, November 2009
Henning Mankell (1868–1930) is a Swedish composer of some local repute who established himself in Stockholm as a teacher of harmony and piano. The works selected for this program derive from his late period of work, 1922–1930, and reveal harmonic ties with Chopin, Liszt, Berg, Schumann, Scriabin, and Nielsen. The first Prelude from Op. 56, “Waves,” seems lifted from Beethoven’s Moonlight Sonata. “Summer” and “Nenia” offer bouquets to Chopin and Grieg without many ruffles of anyone’s feathers. The Valse mesto adds a touch of a Satie Gnossienne to the otherwise nocturnal mix, a hint of irony beneath the serene surface that waxes into hints of Debussy as well.
The Three Legends opens with an untitled piece that derives from an admixture of Debussy and Scriabin, almost Pour le Piano or Pagodes of the former and the Op. 28 Fantasy-Sonata of the latter. The piece proceeds to a water-etude or aquarelle, shimmering in pentatonic scales. In its more declamatory sections, the model might be Chopin’s F Minor Ballade. “Atlantis” owes debts to another city beneath the sea, depicted by Debussy’s The Sunken Cathedral. A series of sustained, throbbing chords hints at submerged intimacies. Do I detect a vague outline from the Dies Irae, maybe a hint of Rachmaninov’s Isle of the Dead? Soeur Beatrice, if I recall, the third Legend, made a subject for an opera by Dimitri Mitropoulos. A plainchant theme evolves rather modally, the askew harmonies redolent of Berg and ecstatic Liszt, as in his St Francis Legends. A lengthy piece, the assorted clamors and assertions do not always hold our attention with equal charisma, especially in the cloned-Scriabin episodes, where the influence of the Fifth Sonata seems manifeSt
A Barcarolle begins the set of Op. 60 Four Pieces. Rather jazzy and modal, it sounds lifted from the Prokofiev Seventh Sonata, just gentler. The liquid runs follow Faure but move in their own harmonic world. The more exotic or “Spanish” expressions take their cue from Albeniz or perhaps Chabrier, since irony constitutes an aspect of Mankell’s personality. “Evening Mood,” “Tempest Mood,” and Slow Waves” inherit their characteristic ethos from Grieg or Nielsen, cross-fertilized by the repeated notes and smeared harmonies of French Impressionism. The erotic ripples that repeat in Slow Waves look to the Chopin B Minor Sonata third movement here in modal harmony.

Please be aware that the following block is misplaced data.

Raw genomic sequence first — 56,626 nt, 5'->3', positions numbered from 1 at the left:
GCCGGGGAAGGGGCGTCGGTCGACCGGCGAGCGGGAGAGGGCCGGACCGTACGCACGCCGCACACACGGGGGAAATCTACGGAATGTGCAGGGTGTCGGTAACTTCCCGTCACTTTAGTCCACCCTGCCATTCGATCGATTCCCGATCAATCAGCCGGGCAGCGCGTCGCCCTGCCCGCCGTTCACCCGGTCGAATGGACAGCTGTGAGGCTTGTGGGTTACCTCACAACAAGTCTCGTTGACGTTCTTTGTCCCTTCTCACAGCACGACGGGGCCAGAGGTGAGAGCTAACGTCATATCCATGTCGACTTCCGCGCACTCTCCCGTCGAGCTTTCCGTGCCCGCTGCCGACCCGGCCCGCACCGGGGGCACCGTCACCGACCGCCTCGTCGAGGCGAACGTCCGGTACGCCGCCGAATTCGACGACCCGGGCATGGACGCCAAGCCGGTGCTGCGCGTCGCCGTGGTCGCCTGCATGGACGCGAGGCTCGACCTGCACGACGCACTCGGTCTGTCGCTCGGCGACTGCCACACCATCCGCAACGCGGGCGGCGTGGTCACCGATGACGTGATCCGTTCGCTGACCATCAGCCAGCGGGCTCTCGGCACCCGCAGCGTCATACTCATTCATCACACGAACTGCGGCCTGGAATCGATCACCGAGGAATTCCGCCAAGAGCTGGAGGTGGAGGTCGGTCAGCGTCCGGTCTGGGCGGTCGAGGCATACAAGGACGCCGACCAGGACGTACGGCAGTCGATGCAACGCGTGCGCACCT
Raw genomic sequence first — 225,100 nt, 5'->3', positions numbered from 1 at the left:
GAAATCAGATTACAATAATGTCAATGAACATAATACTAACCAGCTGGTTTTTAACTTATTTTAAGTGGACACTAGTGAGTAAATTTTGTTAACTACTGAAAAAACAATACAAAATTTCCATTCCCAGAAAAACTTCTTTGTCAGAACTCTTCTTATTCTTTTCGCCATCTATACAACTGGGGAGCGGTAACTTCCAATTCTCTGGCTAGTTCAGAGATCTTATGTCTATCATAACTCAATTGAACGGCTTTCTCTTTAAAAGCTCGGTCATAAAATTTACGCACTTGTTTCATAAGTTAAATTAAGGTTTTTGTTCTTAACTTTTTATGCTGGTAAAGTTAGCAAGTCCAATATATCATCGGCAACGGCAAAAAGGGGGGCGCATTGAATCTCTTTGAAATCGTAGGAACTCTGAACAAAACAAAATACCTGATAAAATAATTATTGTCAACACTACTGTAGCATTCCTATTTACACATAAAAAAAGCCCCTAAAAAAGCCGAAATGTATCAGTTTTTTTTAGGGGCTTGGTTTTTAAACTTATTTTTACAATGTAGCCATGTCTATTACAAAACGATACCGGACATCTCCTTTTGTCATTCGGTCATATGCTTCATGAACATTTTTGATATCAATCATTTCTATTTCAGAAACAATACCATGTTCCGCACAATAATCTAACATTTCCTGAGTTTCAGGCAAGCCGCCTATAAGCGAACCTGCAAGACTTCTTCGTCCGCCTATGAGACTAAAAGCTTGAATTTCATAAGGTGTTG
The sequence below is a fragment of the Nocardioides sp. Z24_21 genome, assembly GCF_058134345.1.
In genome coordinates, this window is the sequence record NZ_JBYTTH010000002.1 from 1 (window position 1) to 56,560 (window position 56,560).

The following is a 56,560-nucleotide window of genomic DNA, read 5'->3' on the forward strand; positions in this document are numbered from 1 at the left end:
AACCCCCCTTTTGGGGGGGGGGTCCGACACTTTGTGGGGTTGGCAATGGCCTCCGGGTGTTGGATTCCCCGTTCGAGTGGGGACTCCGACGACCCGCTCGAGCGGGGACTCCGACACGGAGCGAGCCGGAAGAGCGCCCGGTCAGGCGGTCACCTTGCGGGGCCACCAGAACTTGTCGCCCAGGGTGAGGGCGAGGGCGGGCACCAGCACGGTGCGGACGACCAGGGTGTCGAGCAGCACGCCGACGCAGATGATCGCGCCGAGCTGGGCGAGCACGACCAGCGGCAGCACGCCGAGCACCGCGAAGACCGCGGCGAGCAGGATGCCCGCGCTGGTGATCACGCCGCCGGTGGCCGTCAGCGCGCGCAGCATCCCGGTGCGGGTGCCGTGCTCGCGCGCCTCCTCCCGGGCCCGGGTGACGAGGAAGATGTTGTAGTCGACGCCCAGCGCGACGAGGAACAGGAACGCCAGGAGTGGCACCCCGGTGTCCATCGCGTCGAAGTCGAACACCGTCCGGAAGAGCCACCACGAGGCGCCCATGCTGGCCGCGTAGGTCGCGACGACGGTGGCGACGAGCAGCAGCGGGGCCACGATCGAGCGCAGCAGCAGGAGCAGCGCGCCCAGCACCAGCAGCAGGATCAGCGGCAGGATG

The Fantasy-Sonata No. 1 might be construed as music by Medtner, cross-bred by a fair share of Debussy preludes, especially as the scale of the one-movement work becomes grand and inflamed, clearly an offshoot of the Scriabin “illumined” ethos. Tremolos, rippling chords, liquid runs, and chromatic agitation characterize the writing, rather romantic throughout its mercurial impulses. The slow section reminds one of the more dreamy episodes in the cadenza from Rachmaninov’s Third Concerto. Fantasy-Sonata No. 3 opens with skittish jazzy riffs whose harmony closely resembles that of Ravel, but more declamatory or modally sweet. Like No. 1, the piece is highly sectionalized; and whether we can or wish to follow the internal logic becomes a matter of taste. That the slow passages resemble “modern” Chopin there is little doubt. The strings of carillon patterns add a pearly, translucent patina to the mix; midway, a tenderly modal song arises, part Fauré, part Rachmaninov, part allusions to Scriabin’s The Poem of Ecstasy, which bring the piece to an insistent conclusion. The Fantasy-Sonata No. 6 begins more like a somber ballade, once again rife with Scriabin’s agitatos. More Debussy, but now highly syncopated and dissolving into quasi-parlando meditations of some interior drama. The triplets mount to a climax, dissipate, and leave us with a somber mood—the final bars of the Liszt B Minor Sonata?—from a composer who has remained elusive in his stylistic allusions.
The last piece in the recital is a large Ballad No. 7, mounted on the same scale as the Grieg monument, Op. 24. Somewhere behind the now-familiar mirrors of Chopin, Scriabin, and Liszt, there hides a strongly fixed personality, but he cannot often be separated from those tonal masters he too much admires.
Pianist Anna Christenson (b. 1982) plays all these pieces devoutly, the recording (29 May–3 December 2008), showing her command of Mankell’s eclectic idiom natural and polychromatic.